Slacktivism: There's a reason why it happens

From Wikipedia:

"The word (slacktivism) is considered a pejorative term that describes "feel-good" measures, in support of an issue or social cause, that have little or no practical effect other than to make the person doing it feel satisfaction. The acts also tend to dilute awareness campaigns[citation needed] and require minimal personal effort from the slacktivist."

In a discussion we had during the digital natives with a cause? Thinkathon, we took a moment to reflect on Slacktivism and the role it plays in modern activism. A couple suggested we take the frugal definition of slacktivism: achieving the greatest good with the least effort.

The internet makes this pretty easy in a number of ways: retweeting on Twitter, liking a page on Facebook, blogging about it...all these ways are essentially participating in a cause but not necessarily effecting a change.

So why bother?

In our discussions I discovered what I believe is the reason and perhaps motivation for slacktivism. I believe that most people want to make an impact in whatever way they can, but they are not sure exactly what that impact is.

In a crisis scenario such as a major earthquake (say the Haiti earthquake for example), a number of people are ready and willing to help; but most of what they do is RT'ing on Twitter. My guess is that they do this with the hope of spreading information throughout their networks with the hope that it will be relevant to somebody who can use that information to effect a change. They have no clue what that change is, but they know for sure that their mouse clicks will in one way or another contribute to that change.

So in a way, slacktivism isn't laziness, rather its a lack of knowledge of the end result.

If people had a way to know what and how exactly they wanted to achieve, I believe we would see more active participation and with the rise of the internet and other digital tools, perhaps a new model of active activism would take centre stage.

Your thoughts?

Share this

Simeon, Just a quick concern:

Nilofar's picture

Simeon,

Just a quick concern: If net users are alert and intelligent enough to get online, tweet and post news about the earthquake (just an example), wouldn't they be smart enough to get a phone number or contact id of someone handling the rescue effort on site - donate clothes, give money, volunteer to personally help victims etc? How difficult is it to get such information nowadays?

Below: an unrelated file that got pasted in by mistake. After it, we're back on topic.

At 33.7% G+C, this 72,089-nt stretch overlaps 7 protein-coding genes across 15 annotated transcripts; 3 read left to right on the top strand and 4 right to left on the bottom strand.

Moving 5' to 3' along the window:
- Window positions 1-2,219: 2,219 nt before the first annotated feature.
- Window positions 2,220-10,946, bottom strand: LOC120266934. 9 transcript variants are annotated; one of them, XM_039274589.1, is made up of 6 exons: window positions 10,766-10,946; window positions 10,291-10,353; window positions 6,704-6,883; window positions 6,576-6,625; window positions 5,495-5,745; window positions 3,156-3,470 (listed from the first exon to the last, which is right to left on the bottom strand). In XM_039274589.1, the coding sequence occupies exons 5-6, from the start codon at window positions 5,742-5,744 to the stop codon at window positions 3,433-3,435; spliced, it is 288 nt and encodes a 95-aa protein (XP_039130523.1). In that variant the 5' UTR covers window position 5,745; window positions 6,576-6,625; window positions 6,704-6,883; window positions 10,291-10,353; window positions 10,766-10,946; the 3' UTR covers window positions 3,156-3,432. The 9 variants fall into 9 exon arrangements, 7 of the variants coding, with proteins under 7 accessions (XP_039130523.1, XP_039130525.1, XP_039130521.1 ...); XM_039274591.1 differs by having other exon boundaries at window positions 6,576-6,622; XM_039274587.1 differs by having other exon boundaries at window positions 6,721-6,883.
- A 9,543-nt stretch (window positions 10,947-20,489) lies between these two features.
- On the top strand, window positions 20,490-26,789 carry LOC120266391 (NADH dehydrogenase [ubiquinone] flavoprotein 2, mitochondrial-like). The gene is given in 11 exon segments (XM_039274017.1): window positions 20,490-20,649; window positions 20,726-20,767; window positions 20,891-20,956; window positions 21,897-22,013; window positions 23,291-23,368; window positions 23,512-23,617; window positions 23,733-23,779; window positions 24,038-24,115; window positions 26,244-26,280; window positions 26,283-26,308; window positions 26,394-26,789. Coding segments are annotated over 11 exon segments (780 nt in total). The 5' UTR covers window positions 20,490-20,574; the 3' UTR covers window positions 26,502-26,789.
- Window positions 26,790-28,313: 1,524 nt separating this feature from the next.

I refuse to accept that digital activists or slactivists, are clueless about end results, targets, effective management or organisation, and therefore, resort to "tweeting" about significant events.

More worrying, I just see an increasing incidence of information junkets - big blocks of data being bandied about to and fro by digitalists - being thrown out there in cyber space. With more digital voices joining the bandwagon of "slactivism", crucial information which can actually be used or analysed by experts or volunteers on site, is becoming distorted or simply lost in digital clutter.

However, slactivism does and will come to play an increasingly important role in raising awareness about social evils - eve teasing, infanticide, dowry, drugs, abuse - through information dissemination, insightful and provocative articles, support groups where you can post anonymously about your problems, etc. Here, repeated tweets, FB posts, Likes, passing on Links and videos, etc, only help in reinforcing certain good practices.

At the end of the day, I strongly believe that online efforts have to always be ably supported by offline plans. Ground reality is that a majority of the people in this world have zero access to the Net or digital reality, so we need to meet them, help them and pass on information relevant to them in a platform that is easily accessible to them.

What say you? Cheers! :)

Post new comment

The content of this field is kept private and will not be shown publicly.
  • Web page addresses and e-mail addresses turn into links automatically.
  • Allowed HTML tags: <a> <em> <strong> <cite> <code> <ul> <ol> <li> <dl> <dt> <dd>
  • Lines and paragraphs break automatically.

More information about formatting options

CAPTCHA
This question is for testing whether you are a human visitor and to prevent automated spam submissions.
Image CAPTCHA
Enter the characters shown in the image.